The species lines in bacteria can be fuzzier than with mammals. I’m a lot less likely to exchange DNA with my dog than are two bacterium with each other. The genetic mixing is greatly assisted by bacteriophages: viruses that infect bacteria. Some of the most numerous and widely distributed creatures in the biosphere, bacteriophages are viruses that attack bacteria. They usually insert some of their own genetic information into the host, while helping themselves to what looks good in the host’s genetic fridge Then they move on to the next bacteria and do it again, spreading genes as they go. When we speak of bacterial populations it’s a given that there is an associated bacteriophage population greasing the wheels of whatever’s going on.
A recent study found large amount of bacteriophage DNA in kimchi, suggesting a significant role of bacteriophages in the fermentation process. Kimchi is just one of many bacteria-rich (and presumably phage-rich) foods, like yogurt and sauerkraut, that many people consider to be superfoods. There are countless kinds of fermented foods in many diets, both old and new.
The Paleo diet-short for Paleolithic-is a modern diet that’s based on the foods humans would have had access to during our evolutionary formative years. According to the Paleo diet, modern-day foods like sugar, grains, and processed carbohydrates shift the balance toward undesirable flora, while animal- and vegetable-based dishes, including fermented foods and vinegar, encourage good bacteria. It’s no wonder, according to the Paleo worldview, that foods that have been with us since the beginning are the ones that keep our bodies in proper balance-with the help of our old friends bacteria.
The “Gut and Psychology Syndrome” (GAPS) diet (it’s also the name of the related book) is built on the premise of a link between mental and intestinal health. The diet mixes probiotic supplements with a regimen of foods designed to tilt the playing field so the good bacteria take over.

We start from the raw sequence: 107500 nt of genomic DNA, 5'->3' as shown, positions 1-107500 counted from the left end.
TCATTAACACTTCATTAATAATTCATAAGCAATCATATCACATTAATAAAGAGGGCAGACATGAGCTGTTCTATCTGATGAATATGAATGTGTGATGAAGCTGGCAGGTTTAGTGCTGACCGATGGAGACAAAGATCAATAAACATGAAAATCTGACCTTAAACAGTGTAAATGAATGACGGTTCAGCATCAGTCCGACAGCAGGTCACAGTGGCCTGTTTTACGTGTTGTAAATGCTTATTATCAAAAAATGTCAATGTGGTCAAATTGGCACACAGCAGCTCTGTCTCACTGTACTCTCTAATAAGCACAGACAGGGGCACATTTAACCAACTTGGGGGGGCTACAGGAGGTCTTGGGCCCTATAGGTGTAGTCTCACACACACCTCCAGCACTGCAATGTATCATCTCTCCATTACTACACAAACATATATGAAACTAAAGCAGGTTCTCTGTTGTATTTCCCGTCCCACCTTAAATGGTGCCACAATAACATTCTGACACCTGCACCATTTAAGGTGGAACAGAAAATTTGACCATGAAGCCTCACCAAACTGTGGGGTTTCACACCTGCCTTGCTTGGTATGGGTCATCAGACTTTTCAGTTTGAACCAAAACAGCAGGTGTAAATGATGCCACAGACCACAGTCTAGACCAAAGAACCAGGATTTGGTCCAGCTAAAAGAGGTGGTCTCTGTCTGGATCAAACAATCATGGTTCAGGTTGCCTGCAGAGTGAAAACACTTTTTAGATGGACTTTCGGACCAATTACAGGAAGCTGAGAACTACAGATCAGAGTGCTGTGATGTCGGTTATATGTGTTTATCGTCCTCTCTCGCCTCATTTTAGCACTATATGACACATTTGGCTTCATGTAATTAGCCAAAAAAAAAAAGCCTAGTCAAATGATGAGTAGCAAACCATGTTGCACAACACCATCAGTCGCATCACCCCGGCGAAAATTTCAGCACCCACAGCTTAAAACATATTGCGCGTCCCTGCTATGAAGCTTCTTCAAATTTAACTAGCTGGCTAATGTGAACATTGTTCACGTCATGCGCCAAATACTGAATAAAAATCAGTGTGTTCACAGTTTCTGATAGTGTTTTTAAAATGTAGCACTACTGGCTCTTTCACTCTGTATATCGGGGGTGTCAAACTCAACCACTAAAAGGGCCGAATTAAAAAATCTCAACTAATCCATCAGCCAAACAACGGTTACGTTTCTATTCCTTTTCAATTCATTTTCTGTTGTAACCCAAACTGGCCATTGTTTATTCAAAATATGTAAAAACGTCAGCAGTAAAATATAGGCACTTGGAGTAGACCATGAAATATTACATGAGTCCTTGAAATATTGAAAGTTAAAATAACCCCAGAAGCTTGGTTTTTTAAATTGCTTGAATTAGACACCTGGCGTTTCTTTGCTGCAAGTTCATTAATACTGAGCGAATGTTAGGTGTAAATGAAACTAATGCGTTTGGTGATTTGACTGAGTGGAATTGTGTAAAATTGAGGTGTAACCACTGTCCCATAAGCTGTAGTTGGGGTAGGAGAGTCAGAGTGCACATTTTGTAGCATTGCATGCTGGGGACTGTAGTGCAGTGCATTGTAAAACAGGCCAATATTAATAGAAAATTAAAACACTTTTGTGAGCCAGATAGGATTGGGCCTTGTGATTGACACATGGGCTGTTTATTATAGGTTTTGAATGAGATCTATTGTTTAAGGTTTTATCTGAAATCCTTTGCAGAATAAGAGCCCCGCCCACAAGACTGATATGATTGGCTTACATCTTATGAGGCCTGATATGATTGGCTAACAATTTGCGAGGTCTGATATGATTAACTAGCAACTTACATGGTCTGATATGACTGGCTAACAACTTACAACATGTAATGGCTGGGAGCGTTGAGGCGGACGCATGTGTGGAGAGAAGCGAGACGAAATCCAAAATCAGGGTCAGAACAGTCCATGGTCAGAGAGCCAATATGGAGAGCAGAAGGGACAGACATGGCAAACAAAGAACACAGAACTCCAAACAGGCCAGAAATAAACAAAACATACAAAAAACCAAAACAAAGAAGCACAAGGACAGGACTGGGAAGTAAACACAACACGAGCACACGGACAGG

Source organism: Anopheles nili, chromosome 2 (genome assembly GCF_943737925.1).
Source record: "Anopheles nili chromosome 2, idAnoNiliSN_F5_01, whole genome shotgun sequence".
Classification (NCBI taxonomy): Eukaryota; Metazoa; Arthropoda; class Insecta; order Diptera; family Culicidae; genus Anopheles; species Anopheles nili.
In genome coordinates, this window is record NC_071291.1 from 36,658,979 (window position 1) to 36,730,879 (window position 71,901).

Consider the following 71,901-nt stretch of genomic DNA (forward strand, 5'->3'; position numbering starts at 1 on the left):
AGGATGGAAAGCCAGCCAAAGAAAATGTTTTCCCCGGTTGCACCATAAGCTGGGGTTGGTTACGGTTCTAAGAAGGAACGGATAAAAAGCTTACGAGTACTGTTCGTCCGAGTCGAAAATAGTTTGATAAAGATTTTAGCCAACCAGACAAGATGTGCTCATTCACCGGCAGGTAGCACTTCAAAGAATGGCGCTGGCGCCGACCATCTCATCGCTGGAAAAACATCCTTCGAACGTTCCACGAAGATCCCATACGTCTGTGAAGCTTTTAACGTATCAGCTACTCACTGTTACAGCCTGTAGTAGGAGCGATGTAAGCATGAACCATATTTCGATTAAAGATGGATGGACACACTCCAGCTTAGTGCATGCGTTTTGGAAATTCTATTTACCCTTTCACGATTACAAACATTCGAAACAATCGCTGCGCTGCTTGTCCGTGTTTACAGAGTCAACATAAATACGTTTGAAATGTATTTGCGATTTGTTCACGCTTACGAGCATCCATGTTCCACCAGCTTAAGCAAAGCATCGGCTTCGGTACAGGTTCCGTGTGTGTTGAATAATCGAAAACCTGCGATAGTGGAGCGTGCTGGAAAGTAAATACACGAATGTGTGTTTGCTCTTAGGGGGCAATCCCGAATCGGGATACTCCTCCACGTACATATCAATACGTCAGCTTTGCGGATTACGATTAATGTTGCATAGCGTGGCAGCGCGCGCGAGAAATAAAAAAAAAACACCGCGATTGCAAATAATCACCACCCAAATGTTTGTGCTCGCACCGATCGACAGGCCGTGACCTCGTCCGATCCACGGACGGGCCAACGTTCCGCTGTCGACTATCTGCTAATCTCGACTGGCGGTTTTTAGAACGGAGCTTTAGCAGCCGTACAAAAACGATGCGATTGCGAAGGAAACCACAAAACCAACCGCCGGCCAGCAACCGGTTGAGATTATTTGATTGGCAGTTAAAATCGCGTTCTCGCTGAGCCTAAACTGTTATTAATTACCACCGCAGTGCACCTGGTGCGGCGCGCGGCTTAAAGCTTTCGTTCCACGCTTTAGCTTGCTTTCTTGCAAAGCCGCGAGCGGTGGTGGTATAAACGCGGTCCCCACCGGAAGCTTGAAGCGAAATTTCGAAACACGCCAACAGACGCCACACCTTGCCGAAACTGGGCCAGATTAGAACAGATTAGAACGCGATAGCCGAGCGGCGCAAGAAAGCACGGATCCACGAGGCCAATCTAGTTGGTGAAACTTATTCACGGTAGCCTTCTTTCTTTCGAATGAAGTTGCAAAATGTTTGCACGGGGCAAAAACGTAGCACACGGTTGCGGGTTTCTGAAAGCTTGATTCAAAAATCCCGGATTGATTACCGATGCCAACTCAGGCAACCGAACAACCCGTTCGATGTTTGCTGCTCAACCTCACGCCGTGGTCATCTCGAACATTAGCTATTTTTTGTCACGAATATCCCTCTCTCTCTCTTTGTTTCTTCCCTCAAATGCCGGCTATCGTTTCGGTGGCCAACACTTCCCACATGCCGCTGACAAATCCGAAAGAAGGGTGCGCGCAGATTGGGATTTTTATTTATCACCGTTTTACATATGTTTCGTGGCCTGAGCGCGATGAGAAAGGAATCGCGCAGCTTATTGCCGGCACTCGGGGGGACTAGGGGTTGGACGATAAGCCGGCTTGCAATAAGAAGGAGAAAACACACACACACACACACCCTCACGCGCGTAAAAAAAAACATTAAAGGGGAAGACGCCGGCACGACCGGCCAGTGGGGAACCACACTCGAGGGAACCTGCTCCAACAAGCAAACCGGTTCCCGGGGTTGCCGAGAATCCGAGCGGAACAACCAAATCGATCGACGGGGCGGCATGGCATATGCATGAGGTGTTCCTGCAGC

Probiotic supplements are essentially “good bacteria” by the millions, in pill form. Doctors often recommend them after a round of antibiotics, which can kill the good bacteria in your body along with the bad.
Much of what we’re learning in labs is validating ancient wisdom, like the importance of fermented foods. And along these bacterial lines, science is also finding an important function for an organ it once dismissed as a useless evolutionary relic: the appendix. Now they’re realizing that the appendix probably has immunological functions related to the fact that it acts as a reservoir of spare bacteria in case your gut flora gets killed off or flushed out, say, in a nasty bout of diarrhea.
We’re still at the beginning of the bacterial learning curve. A research team recently determined that humans can be classified into three categories depending on the type of bacteria in their guts. Such bacterial affiliation is found in all humans, and is unrelated to race or to the gut-bacteria type of one’s parents. At this point we have no idea what this means, or where it will lead.
But we can be sure that as we continue learning about our relationship with bacteria, kids will continue eating nature’s probiotic wherever they can find it. And the more we learn, the smarter they seem.
Ari Levaux is a syndicated columnist and can be reached via email at firstname.lastname@example.org.